Wednesday, August 7, 2013

How Can Churches Measure Success?

When you showed up to church on Sunday, you probably weren't thinking about the fact that somebody, somewhere was looking at you and determining if Sunday was successful or not.

Churches, like any responsible organizations have a duty to evaluate and measure what is happening under their umbrella of influence each week.  You say, "Well, churches shouldn't operate like a business!"  But the truth is, if they don't take a hard look at what's happening in their organization and consider their successes and/or failures, they won't move forward, they won't grow and they won't be maximized for the Kingdom of God.

I read an article earlier this week that talked about how "Big Business" measures success.  It said that most major companies look at these 5 things:




  1. Profit-- Are you seeing profit in your business?
  2. A Growing Customer Base-- Are you seeing an increase in customers and sales?
  3. Customer Satisfaction-- Are the people who you serve pleased?
  4. Employee Satisfaction-- Are the people who work for you pleased?
  5. Overall Satisfaction-- As the leader of the organization, are you pleased?
It's interesting that most CEO's are gauging the success of their companies off of these 5 things.  But there's a huge difference in the way big businesses gauge success and the way churches gauge success. One of the primary reasons is that nowhere in our Pastoral Training has anyone broke it down and said, "Here are the 5 things you gauge the success of your church by."  One of the main reasons is that every church is different.  Another reason is because we get sidetracked by the numbers and sometimes forget our objective.

As sad as it may be, in many churches, the success of the weekend is determined on Monday morning. A meeting will be called and in that meeting people begin reviewing numbers.  And the two numbers usually looked at first are:  1.  How many people showed up yesterday.  2.  How was the offering yesterday?

Here's the problem with that... Jesus didn't measure the success of the Church like that at all.  Jesus only talks about the church a couple times in Scripture (Matthew 16:18, 18:17) and He didn't talk about attendance or giving at all.  Instead, we see a pattern throughout the Gospels where the primary focus is on obedience (see Matthew 28).  God wants us to go to church and He made that very clear.  He wants us to give; He commands us to, but that shouldn't be the determining factor in measuring the success of our weekends.  The yardstick by which we measure success should be obedience.

Are we making Disciples and are these Disciples making Disciples?

Don't get me wrong... there's nothing wrong with numbers.  When you look at the book of Acts, you'll notice that the apostles were able to calculate a ton of data in regards to the growing church.
  • Numbers of baptisms.  Numbers of new believers; by gender.  Number of people added to the church.  (2:41, 2:47, 5:14, 11:24)
  • Numbers of Disciples by region, by city & by social class.  (Acts 6:1, 6:7)
  • Churches by region.  (9:31, 16:5)
  • Regions impacted & penetrated by the Word of God.  (12:24, 13:48-49, 19:20)
In the early church, the numbers were collected.  I'm sure the numbers were exciting, but the only reason they were exciting was because the numbers represented people.  As Christians, we are in the people business, therefore, life change ought to be the yardstick by which we assess all that we do as the Church.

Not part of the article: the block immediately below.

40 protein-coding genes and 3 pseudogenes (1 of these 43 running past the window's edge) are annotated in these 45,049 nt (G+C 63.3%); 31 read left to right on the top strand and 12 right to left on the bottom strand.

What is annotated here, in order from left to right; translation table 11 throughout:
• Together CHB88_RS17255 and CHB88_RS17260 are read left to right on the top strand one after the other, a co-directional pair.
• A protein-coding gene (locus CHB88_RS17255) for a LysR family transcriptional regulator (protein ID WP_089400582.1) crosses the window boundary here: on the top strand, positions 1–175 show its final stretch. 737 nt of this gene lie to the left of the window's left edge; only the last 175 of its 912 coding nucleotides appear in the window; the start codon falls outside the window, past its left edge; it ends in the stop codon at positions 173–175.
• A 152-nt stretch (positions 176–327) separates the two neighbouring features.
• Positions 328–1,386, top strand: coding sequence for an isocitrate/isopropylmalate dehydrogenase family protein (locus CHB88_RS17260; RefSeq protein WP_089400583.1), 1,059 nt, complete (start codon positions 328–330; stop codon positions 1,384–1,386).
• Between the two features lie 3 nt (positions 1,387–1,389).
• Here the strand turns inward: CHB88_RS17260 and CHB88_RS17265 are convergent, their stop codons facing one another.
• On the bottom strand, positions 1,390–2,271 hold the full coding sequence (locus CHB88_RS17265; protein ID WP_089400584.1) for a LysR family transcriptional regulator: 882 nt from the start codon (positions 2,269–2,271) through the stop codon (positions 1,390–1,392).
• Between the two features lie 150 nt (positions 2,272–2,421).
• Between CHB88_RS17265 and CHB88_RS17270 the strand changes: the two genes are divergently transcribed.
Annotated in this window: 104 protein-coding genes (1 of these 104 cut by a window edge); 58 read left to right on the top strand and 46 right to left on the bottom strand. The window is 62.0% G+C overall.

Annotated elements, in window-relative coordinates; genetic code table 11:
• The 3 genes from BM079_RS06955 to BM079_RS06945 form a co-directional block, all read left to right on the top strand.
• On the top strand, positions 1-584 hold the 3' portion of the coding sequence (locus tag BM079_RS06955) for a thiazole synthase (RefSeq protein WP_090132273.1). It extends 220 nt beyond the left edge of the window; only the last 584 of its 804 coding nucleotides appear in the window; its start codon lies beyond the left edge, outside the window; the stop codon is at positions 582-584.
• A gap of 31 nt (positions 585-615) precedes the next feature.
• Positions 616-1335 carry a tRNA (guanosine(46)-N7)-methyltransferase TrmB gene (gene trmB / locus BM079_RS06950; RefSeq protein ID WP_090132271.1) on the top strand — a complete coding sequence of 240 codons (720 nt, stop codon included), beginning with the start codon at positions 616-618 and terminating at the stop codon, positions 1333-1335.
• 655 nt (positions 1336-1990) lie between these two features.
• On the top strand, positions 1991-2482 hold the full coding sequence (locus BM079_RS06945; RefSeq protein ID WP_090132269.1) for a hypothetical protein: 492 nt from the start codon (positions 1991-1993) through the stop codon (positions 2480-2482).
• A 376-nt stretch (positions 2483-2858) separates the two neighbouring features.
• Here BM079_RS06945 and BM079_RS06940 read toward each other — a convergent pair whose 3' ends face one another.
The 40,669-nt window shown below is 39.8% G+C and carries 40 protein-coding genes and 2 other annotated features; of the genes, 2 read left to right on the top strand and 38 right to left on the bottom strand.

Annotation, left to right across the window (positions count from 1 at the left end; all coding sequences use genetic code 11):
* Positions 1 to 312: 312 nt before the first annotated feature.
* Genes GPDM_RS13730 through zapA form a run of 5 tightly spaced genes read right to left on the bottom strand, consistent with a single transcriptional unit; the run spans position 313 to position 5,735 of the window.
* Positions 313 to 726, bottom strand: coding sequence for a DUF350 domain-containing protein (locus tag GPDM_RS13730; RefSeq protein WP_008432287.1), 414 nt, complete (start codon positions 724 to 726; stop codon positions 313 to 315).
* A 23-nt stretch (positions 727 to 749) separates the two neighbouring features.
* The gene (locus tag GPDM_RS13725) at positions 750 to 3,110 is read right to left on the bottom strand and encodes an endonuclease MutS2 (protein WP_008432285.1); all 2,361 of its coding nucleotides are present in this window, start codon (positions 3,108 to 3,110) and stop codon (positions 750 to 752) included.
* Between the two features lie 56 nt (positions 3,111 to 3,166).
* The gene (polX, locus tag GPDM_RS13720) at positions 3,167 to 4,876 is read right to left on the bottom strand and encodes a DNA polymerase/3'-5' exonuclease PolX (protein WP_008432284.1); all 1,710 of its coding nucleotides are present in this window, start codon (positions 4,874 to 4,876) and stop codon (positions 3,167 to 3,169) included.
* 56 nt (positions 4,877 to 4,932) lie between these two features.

What if we, as The Church (universal church), began measuring our success differently?  
  • New Disciples (indicated by baptism)
  • Disciple Making Relationships
  • Disciple Making Small Groups
  • Launching of New Campuses & Church Plants
What if we were courageous enough to look internally and ask the difficult questions?
  • Are our people giving sacrificially?
  • Are we serving locally & globally?
  • Are we reaching the next generation effectively?
  • Are we impacting our community with the Gospel?
  • Are we creating new ministries and opportunities for service?
  • Are our worship attendees doing something with their faith (James 2:14-18) by serving in the local church?
  • Are our worship attendees active in Biblical community & doing life with a small group of other believers in the church?
We've got to evaluate our ministries, but it's important to measure the success of the important things first.  These are the things directly related to your:
  • Mission--The Purpose you're trying to fulfill in your ministry
  • Values--These are the non-negotiable foundational things by which you operate by
  • Strategy--These are the key initiatives that God has laid on your heart that help you accomplish your mission.
When we begin assessing our activity according to how God called us as the church to operate, I believe it allows us to become more effective in reaching our world for Christ.  It's not just about putting people in seats and it's not all about paying our overhead, it's about the Gospel.  It's about Jesus.  And it's about us being obedient to what He's called us to do.

It's really not all about numbers.  I believe Paul said it best in 2 Timothy 4:5: 
"As for you... fulfill your ministry." ESV

May we fulfill our ministries today.

1 comment:

  1. It has been two years since this article was published. I have two follow-on questions:

    1. Did you manage to apply the above?
    2. If 1. is Yes, then on ENGAGING THE NEXT GENERATION, can you please share metrics used and activities implemented to track effectiveness and satisfaction (Target audience being ages 12-18 and 18+ singles)?

    I'd really appreciate your input...

    ReplyDelete